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Some of these recipes call for self-rising corn meal mix, a mixture of corn meal, flour, leavening, and salt. I used Martha White Self-Rising Yellow Corn Meal Mix in these recipes, which I purchased during a visit to Michigan. You'll have no problem finding such a product if you live in the Midwest or the South. If you live anywhere else, you'll have to mix your own using the recipe at the end of this page.
By the way, a cast iron skillet really makes a difference in the way cornbread turns out, so dig Grandma's skillet out of the back of the kitchen cabinet for these recipes.
As always...click on any of the pictures to view a larger image.
This recipe comes from the book CookWise by Shirley O. Corriher. Shirley says there are many variations on this Southern recipe, which uses sour cream, creamed corn and quite a bit of oil to make a very moist cornbread.
Preheat the oven to 425°F. In a large mixing bowl, beat the eggs slightly. Stir in the sour cream, creamed corn, and oil, then add the corn meal mix, salt, and baking powder. Stir well to combine the ingredients.
Spray a 10" cast iron skillet with nonstick cooking spray and pour in the batter. Heat the skillet on the stovetop over medium-high heat for 1 minute, then place into the upper third of the oven. Immediately reduce the oven to 375°F and bake 35-40 minutes.
To finish, turn on the broiler and brown the top of the cornbread for about 1 minute. Don't walk away during the browning process, as the cornbread can burn quickly. Brush the top with the melted butter and enjoy!
This recipe uses creamed corn, milk, and sharp cheddar cheese for moisture, and crumbled bacon for texture and flavor. It's a cross between several recipes I found on the Martha White website and the Martha White Yellow Self-Rising Corn Meal Mix package.
Cut the bacon into 3/4" x 3/4" pieces and cook in a skillet over medium heat until crispy. Drain the bacon on paper towels and reserve the drippings for use in the batter. If you intend to use this same pan for baking the cornbread, wash it first—the cornbread will stick to the bottom of the pan if you don't.
Preheat the oven to 425°F. Spray a 10" cast iron skillet with nonstick cooking spray and sprinkle the bacon evenly in the bottom of the pan.
In a large mixing bowl, beat the eggs slightly. Add all the ingredients and stir well to combine. Pour the batter into the skillet, then heat the skillet on the stovetop over medium-high heat for 1 minute. Place into the upper third of the oven and immediately reduce the heat to 375°F. Bake for 35-40 minutes until just slightly brown on top and around the edges.
To finish, turn on the broiler and brown the top of the cornbread for about 1 minute. Don't walk away during the browning process, as the cornbread can burn quickly. You can see that mine started to burn just a bit in the picture above, but it tasted fine.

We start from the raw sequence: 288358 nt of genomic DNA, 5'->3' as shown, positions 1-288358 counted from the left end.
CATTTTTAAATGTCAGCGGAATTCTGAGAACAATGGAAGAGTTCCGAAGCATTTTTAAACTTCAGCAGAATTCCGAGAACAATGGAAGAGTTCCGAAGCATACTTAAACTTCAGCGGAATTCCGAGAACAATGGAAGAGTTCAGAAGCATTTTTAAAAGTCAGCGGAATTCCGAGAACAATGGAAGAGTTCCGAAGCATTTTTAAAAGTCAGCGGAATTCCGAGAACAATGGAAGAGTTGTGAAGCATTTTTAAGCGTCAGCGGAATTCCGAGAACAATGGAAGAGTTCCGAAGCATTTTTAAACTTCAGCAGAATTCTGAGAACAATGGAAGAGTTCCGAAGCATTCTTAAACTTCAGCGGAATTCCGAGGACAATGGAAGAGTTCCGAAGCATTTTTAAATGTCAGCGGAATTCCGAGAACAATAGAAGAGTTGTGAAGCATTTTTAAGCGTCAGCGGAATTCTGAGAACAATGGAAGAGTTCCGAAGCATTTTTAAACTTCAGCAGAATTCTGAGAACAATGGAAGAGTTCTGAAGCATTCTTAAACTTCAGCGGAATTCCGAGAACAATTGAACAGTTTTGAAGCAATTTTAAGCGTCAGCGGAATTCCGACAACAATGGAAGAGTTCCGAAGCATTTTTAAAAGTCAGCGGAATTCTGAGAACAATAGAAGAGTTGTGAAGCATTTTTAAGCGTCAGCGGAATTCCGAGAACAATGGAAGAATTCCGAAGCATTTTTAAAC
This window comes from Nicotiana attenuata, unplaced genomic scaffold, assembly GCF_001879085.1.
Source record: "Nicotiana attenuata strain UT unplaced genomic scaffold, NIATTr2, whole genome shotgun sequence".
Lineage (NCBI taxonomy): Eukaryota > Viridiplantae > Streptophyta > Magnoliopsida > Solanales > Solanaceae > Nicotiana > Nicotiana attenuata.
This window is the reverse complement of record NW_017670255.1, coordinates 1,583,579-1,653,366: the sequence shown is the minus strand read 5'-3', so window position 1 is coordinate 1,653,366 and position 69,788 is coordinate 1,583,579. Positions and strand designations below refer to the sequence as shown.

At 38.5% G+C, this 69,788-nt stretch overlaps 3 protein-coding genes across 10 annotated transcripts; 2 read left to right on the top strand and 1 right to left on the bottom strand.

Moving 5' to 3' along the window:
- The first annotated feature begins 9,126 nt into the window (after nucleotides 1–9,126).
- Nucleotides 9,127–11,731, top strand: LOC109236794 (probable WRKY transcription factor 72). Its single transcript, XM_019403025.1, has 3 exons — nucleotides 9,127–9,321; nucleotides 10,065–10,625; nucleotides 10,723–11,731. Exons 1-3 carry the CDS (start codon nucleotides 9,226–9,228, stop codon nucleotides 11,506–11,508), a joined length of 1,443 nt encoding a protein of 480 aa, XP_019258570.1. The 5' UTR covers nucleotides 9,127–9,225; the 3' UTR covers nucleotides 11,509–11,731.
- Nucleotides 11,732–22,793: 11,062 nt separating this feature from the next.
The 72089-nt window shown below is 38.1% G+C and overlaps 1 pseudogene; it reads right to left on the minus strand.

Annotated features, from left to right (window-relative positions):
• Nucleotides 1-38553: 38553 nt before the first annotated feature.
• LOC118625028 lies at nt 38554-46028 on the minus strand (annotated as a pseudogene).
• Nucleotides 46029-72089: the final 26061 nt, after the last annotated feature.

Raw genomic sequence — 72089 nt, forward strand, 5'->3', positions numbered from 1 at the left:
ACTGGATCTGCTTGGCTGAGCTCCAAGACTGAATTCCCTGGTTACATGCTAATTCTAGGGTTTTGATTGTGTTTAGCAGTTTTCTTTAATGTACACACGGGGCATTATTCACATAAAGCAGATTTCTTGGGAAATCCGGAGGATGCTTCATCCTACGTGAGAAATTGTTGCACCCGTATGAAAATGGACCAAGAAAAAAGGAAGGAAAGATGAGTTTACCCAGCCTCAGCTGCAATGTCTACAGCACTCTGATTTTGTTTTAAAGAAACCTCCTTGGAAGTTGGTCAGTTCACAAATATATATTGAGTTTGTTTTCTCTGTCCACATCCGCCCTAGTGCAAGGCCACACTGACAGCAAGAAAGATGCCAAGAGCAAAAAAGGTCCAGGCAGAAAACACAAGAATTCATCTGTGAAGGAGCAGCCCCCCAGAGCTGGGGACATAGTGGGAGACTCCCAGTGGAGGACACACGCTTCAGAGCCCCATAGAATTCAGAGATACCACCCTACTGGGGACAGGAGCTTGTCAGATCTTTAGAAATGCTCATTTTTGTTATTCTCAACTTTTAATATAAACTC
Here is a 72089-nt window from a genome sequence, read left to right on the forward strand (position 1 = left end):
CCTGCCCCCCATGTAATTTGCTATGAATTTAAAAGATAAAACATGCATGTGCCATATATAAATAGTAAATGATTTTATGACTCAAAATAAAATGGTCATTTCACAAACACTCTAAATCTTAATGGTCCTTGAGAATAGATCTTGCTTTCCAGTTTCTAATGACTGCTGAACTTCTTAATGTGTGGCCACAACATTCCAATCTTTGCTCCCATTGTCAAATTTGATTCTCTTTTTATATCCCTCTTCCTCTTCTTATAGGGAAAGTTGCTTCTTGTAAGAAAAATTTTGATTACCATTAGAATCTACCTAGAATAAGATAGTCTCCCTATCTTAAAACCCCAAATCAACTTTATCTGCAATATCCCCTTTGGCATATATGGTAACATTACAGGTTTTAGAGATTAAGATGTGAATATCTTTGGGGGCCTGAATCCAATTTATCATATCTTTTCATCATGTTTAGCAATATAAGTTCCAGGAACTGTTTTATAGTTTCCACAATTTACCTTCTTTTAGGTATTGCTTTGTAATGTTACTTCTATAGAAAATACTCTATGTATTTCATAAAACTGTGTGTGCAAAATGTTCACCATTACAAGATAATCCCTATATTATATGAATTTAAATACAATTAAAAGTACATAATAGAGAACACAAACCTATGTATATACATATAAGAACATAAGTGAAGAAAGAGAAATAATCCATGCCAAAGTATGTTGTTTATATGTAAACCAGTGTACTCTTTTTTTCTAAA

Brush the top with melted butter for a glistening finish.
For a Tex-Mex variation on this recipe, delete the bacon and add 2 Tablespoons chopped jalapeno peppers and 2 Tablespoons chopped green chiles to the mix. If you don't want chunks of green stuff in your cornbread but want to add a little heat, stir a dash of cayenne pepper into the batter.
Keri Cathey has graciously shared her 1st place cornbread recipe from the 2002 Oklahoma State Fair with readers of The Virtual Weber Bulletin Board.
Preheat oven to 400°F, placing pans in the oven while it heats. Keri uses a total of 4 pans: 3 cast iron cornstick pans, 1 cast aluminum cornstick pan, and 1 non-stick scone pan.
Blend dry ingredients in a large bowl. Blend milk, oil, and eggs in
another bowl, then add to the dry ingredients. Blend until all is
Remove hot pan from the
oven, set on a heat-proof surface, and using a Tablespoon from your
silverware drawer, put a generous spoonful of batter into each form. You
should have enough batter for 24 cornsticks and 8 thin crusty wedges.
To remove cornbread from the pan, gently ease the tines of a fork under the edges of the cornstick and carefully pry up. If the pan was preheated and greased well, it should pop right out.
If you prefer, bake the whole recipe in a 9-inch cast iron skillet for about 30 minutes and cut into wedges to serve, or use a 13x9 pan and cut into squares.
Keri does not recommend baking multiple batches with a single cornstick pan. When the pan cools between batches, it stands more of a chance of sticking. She suggests filling a single heated cornstick pan and putting the rest of the batter in a heated cast iron skillet.
Serve with pinto beans and fried taters, BBQ, or with just a cold glass of sweet milk.
All of the cornbread recipes described above are moist and delicious right out of the skillet. However, some folks like to use honey butter as a finishing touch on top. Mix together a 2:1 ratio of softened salted butter and your favorite honey, for example 1 stick (1/2 cup) butter to 1/4 cup honey. Splurge a little on a single flower honey for best taste.
If you can't find self-rising corn meal mix at your supermarket, just mix up a batch using this recipe from Aunt Jemima Corn Meal.
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